Hardy Jesuit missionaries had success in 17th century mission work among the Canadian Indians where Recollect priests failed. One reason consisted of the Jesuit decision to evangelize the “more prosperous and stable Hurons.” The Jesuits believed that any of them martyred while serving God would be immediately welcome in Heaven. They also saw evangelism as a long-term effort. They also focused on their work, not getting involved in land speculation or furs. They also proved capable of suffering torture. One Jesuit returned to the Hurons after being captured by Iroquois. Under torture he lost four fingers. Huron braves immediately valued the priest. He couldn’t read or write, the brave said, but seeing the priest survive the torture of losing his fingers removed doubt about his religious zeal.
However, Jesuit or Protestant, missionaries fought a losing battle in bridging the cultural divide between Europeans and Indians. Indians had no use for Jesus as the Single way to God. They also disliked any absolutism in belief and behavior. To them, Indian belief offered an equal choice. If warned that their belief was false, they shrugged nonchalantly.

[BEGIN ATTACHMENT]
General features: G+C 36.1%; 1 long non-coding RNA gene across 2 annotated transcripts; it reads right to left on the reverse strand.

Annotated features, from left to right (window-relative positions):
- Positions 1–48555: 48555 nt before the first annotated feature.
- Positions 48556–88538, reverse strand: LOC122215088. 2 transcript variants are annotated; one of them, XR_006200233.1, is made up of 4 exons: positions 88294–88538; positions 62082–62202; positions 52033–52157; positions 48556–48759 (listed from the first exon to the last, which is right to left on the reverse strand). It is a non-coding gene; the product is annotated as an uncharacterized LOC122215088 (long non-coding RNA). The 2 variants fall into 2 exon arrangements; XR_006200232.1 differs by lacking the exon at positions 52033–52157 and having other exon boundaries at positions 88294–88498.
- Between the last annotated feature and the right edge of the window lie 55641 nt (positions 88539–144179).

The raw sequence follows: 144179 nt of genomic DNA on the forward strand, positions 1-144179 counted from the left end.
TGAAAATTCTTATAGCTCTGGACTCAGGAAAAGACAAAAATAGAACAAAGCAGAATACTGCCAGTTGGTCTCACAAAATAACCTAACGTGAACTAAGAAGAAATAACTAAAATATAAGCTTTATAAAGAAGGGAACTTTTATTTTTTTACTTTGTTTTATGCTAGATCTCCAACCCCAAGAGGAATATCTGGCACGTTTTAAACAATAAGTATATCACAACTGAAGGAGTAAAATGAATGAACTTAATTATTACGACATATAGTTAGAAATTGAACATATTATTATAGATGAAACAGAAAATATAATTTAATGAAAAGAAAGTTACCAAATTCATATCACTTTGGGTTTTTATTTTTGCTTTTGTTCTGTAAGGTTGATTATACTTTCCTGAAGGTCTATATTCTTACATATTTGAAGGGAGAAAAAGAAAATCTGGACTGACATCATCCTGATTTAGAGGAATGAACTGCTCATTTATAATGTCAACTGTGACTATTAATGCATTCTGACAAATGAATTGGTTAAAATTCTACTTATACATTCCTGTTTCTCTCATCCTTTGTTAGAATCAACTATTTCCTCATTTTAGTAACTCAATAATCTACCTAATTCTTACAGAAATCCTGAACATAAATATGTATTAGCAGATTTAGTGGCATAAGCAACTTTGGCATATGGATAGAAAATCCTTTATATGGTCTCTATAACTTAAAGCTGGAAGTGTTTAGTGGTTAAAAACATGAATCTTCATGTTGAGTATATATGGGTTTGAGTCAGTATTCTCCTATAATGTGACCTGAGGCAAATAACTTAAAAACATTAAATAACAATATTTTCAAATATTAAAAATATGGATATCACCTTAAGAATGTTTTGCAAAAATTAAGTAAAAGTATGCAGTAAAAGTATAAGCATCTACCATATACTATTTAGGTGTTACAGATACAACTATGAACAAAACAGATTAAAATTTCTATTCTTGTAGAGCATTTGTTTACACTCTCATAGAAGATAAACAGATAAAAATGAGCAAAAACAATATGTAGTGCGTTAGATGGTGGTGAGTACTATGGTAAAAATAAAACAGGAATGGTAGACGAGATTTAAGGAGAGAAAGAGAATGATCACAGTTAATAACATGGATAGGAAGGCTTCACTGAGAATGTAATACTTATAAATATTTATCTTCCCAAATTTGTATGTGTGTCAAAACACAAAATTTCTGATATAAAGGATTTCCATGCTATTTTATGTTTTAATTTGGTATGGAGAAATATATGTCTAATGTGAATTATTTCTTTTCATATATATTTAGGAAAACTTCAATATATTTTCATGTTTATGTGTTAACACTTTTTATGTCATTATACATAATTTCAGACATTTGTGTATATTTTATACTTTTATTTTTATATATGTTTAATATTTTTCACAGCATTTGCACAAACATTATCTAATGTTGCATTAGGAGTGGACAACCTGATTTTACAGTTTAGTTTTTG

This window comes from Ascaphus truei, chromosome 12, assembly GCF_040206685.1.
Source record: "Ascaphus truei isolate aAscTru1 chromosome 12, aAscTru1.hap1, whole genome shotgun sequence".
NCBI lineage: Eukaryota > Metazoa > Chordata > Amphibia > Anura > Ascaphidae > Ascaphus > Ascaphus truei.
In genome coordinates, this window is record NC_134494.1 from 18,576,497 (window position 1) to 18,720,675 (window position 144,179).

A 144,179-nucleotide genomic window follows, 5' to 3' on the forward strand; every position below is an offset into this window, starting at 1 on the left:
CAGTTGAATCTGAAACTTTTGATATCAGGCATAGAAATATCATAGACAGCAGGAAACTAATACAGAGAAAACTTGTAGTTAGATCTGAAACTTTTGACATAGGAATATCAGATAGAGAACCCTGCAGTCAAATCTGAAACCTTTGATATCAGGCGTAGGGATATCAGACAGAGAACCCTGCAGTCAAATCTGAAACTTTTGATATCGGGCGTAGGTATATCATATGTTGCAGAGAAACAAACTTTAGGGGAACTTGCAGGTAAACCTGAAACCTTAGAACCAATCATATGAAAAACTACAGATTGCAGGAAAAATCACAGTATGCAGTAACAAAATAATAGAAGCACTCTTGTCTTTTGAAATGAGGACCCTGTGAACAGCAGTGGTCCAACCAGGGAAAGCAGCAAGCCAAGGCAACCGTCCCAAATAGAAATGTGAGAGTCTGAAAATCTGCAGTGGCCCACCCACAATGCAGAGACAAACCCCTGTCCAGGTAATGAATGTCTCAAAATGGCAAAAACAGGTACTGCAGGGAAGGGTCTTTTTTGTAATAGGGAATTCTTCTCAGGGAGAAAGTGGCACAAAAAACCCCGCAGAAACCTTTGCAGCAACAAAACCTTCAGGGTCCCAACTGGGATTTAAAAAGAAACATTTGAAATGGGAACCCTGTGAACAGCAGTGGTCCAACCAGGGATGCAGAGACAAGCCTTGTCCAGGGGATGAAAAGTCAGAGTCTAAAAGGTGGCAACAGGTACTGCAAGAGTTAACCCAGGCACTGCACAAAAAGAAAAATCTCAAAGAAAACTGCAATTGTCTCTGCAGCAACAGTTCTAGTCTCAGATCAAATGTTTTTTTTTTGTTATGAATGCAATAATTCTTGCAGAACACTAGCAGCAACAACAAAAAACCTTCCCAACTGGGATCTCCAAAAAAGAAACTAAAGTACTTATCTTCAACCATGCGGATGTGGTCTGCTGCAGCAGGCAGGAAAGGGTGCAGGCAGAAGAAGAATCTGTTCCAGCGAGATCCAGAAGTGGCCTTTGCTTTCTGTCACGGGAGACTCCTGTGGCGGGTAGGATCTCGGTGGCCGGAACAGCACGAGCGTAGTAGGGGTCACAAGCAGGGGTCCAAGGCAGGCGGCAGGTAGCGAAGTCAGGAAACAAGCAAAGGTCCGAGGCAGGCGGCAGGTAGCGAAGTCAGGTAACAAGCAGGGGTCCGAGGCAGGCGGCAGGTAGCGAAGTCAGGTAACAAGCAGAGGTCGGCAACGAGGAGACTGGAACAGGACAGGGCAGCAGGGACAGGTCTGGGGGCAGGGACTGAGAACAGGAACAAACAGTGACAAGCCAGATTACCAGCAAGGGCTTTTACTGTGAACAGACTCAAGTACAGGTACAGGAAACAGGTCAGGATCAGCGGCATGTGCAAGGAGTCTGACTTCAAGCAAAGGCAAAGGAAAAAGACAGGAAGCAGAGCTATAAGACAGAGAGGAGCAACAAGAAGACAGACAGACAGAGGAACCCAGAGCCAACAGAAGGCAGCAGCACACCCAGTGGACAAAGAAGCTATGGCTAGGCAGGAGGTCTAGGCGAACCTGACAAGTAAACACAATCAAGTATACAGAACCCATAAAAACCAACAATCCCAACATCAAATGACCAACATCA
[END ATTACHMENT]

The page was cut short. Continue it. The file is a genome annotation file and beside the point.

Nor did they accept a divide in the after-life. They imagined a kind of “happy hunting...living... continuous existence doing what they had been doing here....” That’s why they had chosen items put in the grave with them. They envisioned fields of corn for them and acres of grass for their ponies in the after-life...and bartering among friends and fishing to their heart’s content.
Many Hurons, glad to build a chapel for study and worship, resisted living a new way, such as avoiding ritual cannibalism, premarital sex and gambling. One chief lamented that he didn’t expect God to expect so much of him. American Colonies, 107-111
All this sounds similar in the 21st century. –End Part I-